of what’s lost in our sight.

Your pictures are poignant
of people unknown
they look faraway
they look so alone.


You see a petal
with colors of fire
you paint what you feel
it sings like a choir.

Your brush touches paper
like a gentle caress
the colors transform
become a child’s dress.


You hear the heart cry
of love gone away
you make it a song
to ease your dismay.

Or light fills your life
and burns off the haze
you sing of the beauty
your song is a praise.


do you do
what you do?

It’s not for the fame,
or to hear accolades
such things are so fleeting
they’re just a charade.

You do it for you
and maybe to share
to give what we need
and to show that you care.

copyright 2016, joseph e bird

A.S. Morgan

sid-on-porch-for-webAlbert Sidney Morgan, ca 1968.

Sid Morgan was one of the most colorful personalities in my family, and the old home place, though it has been gone for more than 40 years, is still seared in my memory. This photo, photographer unknown, captures so much.

Most of the photos of Sid and his museum are in black and white. This one was probably taken just when color photography was becoming the dominant medium and it’s easy to imagine this image in black and white. In fact, with Photoshop I could strip the color down to a grey monotone and create a more retro photo that seems to be popular these days.  But then I’d lose the red shirt and scarf, which I think brings the photo to life.

Check out all the details, starting with Sid himself. There’s almost a smile, at the very least, a glint in the eyes. Self confident, and though past his prime, still very much his own man.

The house, too, is past its prime. The paint long-since faded. Only a little red remains on the porch post. The floor boards have decayed. Dry and dusty. You can imagine standing near the edge and gently nudging the boards downward with your foot and controlling their spring back into place.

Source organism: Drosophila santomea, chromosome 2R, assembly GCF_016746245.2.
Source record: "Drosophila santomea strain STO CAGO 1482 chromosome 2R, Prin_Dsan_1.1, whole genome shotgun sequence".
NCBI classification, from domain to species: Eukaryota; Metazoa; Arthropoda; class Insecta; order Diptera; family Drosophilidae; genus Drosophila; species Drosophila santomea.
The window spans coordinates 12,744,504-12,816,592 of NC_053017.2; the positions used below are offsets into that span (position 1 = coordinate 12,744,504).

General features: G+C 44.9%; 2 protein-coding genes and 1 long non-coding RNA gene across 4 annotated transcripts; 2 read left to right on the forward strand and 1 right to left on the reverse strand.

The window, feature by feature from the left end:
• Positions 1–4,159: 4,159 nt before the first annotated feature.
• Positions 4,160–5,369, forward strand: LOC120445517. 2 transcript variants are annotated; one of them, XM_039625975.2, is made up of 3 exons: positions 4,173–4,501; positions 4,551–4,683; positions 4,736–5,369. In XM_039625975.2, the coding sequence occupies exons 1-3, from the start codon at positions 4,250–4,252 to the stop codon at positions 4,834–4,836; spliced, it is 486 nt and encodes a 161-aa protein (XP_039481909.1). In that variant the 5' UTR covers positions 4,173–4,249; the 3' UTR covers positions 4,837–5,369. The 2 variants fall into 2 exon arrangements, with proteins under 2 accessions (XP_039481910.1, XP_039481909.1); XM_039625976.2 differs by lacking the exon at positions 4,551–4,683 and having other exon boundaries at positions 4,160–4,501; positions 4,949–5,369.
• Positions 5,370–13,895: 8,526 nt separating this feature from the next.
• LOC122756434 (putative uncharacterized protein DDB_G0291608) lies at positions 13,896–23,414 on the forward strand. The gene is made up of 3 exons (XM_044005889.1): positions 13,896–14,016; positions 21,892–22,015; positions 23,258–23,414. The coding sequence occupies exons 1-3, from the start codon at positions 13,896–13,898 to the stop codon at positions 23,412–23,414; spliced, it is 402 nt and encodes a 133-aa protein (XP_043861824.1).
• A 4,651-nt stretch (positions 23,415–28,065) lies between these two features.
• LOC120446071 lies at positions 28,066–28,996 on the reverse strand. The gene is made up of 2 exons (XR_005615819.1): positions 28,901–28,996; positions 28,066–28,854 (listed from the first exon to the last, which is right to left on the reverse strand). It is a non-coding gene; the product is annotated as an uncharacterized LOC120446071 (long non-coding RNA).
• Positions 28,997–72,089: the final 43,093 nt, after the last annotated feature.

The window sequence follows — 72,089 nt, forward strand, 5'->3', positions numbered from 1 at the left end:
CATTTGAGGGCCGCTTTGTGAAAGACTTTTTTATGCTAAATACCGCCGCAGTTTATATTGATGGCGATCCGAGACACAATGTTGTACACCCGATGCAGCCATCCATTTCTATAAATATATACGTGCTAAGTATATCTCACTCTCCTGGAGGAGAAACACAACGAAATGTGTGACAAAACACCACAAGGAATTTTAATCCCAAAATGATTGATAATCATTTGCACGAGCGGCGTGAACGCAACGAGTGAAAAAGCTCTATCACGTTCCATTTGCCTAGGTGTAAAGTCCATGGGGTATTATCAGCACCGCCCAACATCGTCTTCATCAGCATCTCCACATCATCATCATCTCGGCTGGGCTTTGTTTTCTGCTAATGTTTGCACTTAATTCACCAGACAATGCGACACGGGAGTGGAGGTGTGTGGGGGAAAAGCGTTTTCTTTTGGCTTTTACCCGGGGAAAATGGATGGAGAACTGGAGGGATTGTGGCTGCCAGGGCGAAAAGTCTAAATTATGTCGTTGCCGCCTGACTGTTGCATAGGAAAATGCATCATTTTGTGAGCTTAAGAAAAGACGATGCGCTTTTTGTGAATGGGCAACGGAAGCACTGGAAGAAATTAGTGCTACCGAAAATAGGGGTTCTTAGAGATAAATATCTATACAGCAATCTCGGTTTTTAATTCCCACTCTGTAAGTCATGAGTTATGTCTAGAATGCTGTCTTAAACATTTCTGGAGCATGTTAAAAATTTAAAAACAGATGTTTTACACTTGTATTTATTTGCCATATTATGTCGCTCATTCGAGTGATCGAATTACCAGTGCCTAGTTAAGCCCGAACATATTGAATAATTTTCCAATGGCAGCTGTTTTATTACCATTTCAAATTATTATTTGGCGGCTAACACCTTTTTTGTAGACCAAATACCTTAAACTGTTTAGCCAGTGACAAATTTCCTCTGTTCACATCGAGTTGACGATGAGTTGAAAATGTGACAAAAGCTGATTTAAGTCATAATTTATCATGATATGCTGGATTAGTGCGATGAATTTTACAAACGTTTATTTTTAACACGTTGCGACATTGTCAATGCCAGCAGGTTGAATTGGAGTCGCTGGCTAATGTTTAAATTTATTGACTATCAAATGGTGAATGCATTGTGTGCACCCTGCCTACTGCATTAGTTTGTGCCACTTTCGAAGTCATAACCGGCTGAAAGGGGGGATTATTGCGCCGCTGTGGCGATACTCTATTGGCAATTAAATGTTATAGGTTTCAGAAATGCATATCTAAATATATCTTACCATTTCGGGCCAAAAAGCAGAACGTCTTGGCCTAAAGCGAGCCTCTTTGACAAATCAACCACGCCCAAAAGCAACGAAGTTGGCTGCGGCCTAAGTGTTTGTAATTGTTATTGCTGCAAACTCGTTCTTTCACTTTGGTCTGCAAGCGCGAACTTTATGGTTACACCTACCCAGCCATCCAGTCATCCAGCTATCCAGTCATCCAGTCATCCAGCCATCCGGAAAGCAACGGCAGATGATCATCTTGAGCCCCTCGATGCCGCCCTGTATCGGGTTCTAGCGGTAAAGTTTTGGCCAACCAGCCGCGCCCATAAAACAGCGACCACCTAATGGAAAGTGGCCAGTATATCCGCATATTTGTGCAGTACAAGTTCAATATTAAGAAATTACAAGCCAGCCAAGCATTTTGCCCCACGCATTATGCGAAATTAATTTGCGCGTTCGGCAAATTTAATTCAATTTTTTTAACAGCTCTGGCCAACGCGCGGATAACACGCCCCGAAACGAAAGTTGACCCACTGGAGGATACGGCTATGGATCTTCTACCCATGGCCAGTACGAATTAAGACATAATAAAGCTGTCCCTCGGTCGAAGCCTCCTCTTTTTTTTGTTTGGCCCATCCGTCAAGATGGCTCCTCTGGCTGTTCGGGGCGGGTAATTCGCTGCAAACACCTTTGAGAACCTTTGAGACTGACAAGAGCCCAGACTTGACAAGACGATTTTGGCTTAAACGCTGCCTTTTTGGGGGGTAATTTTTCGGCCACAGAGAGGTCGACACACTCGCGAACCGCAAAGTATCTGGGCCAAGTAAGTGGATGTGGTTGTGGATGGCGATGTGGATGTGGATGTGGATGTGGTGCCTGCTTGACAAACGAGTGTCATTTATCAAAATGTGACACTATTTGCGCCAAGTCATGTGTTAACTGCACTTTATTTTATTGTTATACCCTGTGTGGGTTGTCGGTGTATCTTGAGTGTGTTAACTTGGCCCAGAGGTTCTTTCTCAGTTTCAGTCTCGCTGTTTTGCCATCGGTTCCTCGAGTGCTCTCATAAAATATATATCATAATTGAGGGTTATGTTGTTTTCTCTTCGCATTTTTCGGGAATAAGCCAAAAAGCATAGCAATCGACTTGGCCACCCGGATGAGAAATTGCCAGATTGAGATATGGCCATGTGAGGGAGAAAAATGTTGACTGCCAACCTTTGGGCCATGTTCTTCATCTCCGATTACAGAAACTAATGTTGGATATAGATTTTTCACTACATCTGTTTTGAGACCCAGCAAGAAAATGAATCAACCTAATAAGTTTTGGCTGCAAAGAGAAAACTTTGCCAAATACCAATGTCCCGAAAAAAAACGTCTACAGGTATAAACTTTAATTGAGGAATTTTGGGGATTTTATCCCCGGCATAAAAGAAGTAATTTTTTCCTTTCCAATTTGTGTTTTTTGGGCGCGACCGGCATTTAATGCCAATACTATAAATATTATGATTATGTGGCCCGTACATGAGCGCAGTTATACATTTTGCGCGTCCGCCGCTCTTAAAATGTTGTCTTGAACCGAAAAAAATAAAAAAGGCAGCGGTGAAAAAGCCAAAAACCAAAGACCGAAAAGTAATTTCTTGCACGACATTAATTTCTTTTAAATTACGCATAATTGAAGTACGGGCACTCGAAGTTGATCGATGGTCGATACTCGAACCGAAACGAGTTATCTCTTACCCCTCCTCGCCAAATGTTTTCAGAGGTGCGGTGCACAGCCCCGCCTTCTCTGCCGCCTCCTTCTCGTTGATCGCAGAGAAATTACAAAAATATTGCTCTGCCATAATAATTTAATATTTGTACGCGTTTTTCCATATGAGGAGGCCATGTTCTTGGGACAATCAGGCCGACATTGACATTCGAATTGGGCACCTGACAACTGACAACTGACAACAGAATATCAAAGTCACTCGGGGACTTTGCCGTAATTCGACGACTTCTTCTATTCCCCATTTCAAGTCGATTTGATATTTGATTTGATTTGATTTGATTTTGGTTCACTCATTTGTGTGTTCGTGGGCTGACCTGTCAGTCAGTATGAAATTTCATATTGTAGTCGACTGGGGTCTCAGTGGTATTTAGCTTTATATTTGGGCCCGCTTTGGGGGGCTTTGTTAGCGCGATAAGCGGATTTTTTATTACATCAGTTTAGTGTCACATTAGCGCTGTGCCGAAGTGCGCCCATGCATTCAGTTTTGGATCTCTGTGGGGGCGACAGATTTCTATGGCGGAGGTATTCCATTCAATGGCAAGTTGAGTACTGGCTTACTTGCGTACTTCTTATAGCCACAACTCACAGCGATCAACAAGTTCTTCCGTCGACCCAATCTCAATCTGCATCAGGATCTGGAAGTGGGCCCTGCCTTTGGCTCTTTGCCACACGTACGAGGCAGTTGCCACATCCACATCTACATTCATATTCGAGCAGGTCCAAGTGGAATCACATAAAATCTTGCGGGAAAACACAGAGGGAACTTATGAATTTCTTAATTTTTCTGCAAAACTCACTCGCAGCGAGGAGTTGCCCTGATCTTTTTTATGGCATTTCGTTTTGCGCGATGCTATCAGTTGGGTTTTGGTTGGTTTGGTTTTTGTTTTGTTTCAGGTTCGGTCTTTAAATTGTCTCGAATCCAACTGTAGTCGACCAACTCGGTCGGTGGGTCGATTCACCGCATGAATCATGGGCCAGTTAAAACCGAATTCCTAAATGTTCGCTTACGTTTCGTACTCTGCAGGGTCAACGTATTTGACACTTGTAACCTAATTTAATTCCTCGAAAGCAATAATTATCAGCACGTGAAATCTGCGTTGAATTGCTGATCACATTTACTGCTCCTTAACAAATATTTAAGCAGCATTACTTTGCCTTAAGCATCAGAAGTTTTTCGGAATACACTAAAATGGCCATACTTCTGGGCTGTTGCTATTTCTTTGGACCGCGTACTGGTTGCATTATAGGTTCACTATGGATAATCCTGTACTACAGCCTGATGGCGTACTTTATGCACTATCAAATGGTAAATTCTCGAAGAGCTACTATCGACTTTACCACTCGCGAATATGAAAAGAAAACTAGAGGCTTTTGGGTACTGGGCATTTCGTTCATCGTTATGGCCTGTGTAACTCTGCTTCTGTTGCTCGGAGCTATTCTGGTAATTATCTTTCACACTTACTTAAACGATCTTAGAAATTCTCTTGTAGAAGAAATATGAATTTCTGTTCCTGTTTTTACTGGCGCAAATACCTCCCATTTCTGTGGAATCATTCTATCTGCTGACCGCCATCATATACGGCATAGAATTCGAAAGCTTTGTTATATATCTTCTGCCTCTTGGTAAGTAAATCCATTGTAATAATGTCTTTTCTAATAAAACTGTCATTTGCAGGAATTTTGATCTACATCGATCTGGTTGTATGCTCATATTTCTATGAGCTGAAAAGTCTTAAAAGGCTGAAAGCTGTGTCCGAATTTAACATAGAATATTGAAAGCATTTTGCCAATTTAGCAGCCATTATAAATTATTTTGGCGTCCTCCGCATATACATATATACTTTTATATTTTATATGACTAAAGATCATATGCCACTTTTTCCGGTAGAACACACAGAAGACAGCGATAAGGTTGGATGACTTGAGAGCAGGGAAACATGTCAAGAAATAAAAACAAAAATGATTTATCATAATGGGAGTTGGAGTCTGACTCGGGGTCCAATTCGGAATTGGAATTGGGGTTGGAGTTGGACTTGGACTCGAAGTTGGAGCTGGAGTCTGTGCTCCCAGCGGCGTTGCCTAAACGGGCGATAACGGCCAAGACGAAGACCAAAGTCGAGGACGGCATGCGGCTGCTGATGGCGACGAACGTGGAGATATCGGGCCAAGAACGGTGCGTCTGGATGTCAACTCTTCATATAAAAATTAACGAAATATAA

The window to the left seems so fragile, as if it could be broken by a stiff breeze. The curtains may be brand new, but the context of the picture tells you they are not.

So many rockers to choose from, perfect for a quiet Sunday afternoon, as Sid tells tales of his trips down the Mississippi, and the Hennis trucks whine down Route 35 in front of the site of the John Amos power plant.

To the right is the front door. My grandmother, Opal Clatworthy, watches from behind the screen, almost hidden. What is she thinking?

What is Sid thinking?

Where is everybody else?

This is how stories start.




Lantz LUmber 1 for web

Time, it swallows everything.

From the mighty to the meager thing.

It’s as dark as it is comforting,

to play along.

— from the song What’s Been Going On, by Amos Lee

Lantz Lumber 2 for web

Signal for web

photographs by joseph e bird, copyright 2016


Ever notice my profile pic? Looks like I could break out in song on a moment’s notice, right? When I was still on Facebook, I had the same photo on my Facebook page. One day an old friend, a very accomplished musician, saw my picture, stopped by my office and invited me to join him and his friends for their jam sessions. Sounds cool. But just because I’m holding a guitar doesn’t mean I’m good enough to join in with real musicians.

I declined.

There’s a lesson in that little story.

There are lessons in all good stories, even stories that are completely made up. Fiction, in other words. In fiction, we meet people, get to know them, and learn from their mistakes. We feel their pain, rejoice in their victories. Kind of like life.

I’ve heard people say they only read stories that are real. They mean history, biographies, and reference and self-improvement books. All good and beneficial. But by skipping fiction altogether, they’re missing nourishment for the heart and soul.

Same with art. And music. And dance. And poetry. And other forms that engage the right side of the brain.

Relying on feelings too much can get is trouble. But we risk missing out on so much if we live only in logic and reason.

“We dance for laughter,
we dance for tears,
we dance for madness,
we dance for fears,
we dance for hopes,
we dance for screams,
we are the dancers,
we create the dreams.”  — attributed to Albert Einstein